'This is a remarkable book and important book. One would expect no less from Peter Lord who has devoted his career to advocating the visual culture of Wales. In presenting a history of Welsh art in one accessible volume, the author has succeeded both from an academic standpoint and from the point of view of the general reader. This is a thought-provoking book and its content both verbal and visual is given the high design and production values that it merits. In short, it is a book that will stand the test of time.'
Look, here's Gwenno Dafydd meeting Nicola Sturgeon in Bute House, home of the First Minister of Scotland in Edinburgh in an official reception to celebrate all the cultural festivities in the city over the summer.
She received a copy of Gwenno's book 'Stand Up & Sock it to them Sister. Funny, Feisty Females' which was launched that afternoon at Footlights Bar & Grill.
Adolygiad hynod gadarnhaol i Pijin (tua 14 munud i fewn): http://www.bbc.co.uk/programmes/b07p0xvz
A lovely review of Pijin by Alys Conran on Radio Cymru. The three reviewers were all positive, and very complimentary of Sian Northey's translation too. They compared Pijin to both The Catcher in the Rye and Un Nos Ola Leuad. About 14 minutes in.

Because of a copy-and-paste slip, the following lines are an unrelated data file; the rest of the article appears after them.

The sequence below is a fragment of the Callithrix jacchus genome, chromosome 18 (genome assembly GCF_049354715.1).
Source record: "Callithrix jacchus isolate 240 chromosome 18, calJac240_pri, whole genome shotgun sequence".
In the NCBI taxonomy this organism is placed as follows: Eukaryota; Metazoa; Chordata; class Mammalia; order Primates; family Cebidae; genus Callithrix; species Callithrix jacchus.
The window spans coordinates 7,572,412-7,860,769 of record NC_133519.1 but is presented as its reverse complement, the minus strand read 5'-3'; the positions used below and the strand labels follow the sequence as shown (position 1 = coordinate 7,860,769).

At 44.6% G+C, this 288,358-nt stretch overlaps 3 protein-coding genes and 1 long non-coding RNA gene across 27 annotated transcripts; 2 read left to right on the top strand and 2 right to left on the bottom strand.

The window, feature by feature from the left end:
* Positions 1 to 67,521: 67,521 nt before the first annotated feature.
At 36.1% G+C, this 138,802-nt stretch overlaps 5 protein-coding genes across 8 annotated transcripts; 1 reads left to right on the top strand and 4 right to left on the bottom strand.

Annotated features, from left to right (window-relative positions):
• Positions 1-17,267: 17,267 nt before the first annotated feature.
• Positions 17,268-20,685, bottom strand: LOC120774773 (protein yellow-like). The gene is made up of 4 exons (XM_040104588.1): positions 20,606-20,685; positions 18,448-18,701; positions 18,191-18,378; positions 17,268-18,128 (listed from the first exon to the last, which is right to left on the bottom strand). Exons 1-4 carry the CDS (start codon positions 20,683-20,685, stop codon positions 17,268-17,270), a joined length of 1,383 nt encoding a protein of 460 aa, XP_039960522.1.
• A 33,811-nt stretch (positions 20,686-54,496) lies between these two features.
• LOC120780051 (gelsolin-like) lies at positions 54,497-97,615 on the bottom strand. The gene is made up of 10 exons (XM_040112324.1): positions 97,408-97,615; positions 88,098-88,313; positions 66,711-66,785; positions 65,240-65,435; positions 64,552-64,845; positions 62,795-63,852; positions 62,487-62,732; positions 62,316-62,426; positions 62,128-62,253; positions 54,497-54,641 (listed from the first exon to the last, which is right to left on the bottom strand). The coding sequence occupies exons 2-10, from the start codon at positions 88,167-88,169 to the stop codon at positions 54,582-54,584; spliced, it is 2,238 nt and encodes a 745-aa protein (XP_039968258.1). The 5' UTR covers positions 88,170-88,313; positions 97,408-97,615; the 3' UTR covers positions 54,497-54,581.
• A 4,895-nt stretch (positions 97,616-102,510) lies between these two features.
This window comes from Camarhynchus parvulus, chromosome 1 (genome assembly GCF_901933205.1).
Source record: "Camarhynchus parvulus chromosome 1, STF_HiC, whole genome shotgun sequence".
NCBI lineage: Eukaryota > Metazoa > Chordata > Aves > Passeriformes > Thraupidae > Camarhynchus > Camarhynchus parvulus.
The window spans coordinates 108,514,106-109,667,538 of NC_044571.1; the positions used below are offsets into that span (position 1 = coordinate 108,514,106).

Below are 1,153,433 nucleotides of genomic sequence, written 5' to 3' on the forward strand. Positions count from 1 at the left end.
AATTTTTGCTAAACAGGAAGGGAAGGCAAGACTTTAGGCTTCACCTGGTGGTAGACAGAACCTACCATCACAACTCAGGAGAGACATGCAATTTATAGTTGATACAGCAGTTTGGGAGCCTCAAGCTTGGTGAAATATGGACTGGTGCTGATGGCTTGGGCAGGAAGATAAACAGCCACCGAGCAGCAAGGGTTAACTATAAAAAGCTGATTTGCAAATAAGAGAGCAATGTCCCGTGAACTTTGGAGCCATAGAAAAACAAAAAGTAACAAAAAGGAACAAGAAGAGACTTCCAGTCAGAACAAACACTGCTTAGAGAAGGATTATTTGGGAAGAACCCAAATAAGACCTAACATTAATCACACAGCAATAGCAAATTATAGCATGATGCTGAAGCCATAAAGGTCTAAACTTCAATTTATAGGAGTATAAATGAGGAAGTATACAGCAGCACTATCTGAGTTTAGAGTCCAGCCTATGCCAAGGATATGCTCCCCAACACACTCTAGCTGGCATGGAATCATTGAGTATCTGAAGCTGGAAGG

'In his latest novel, The Maestro, The Magistrate and The Mathematician, Tendai Huchu follows the lives of three Zimbabwean immigrants as they strive for assimilation and a sense of place.'
'At a time when the West is adjudged as being the shaper of African literature, this novel is a departure from the sensationalism of impoverished Africa – instead it interrogates the Western gore by showing, not telling, how African characters are broken by the whims and caprices of a well-governed society. Unfortunately, the wretched of the earth do not enjoy salvation when they transplant themselves to colder climes.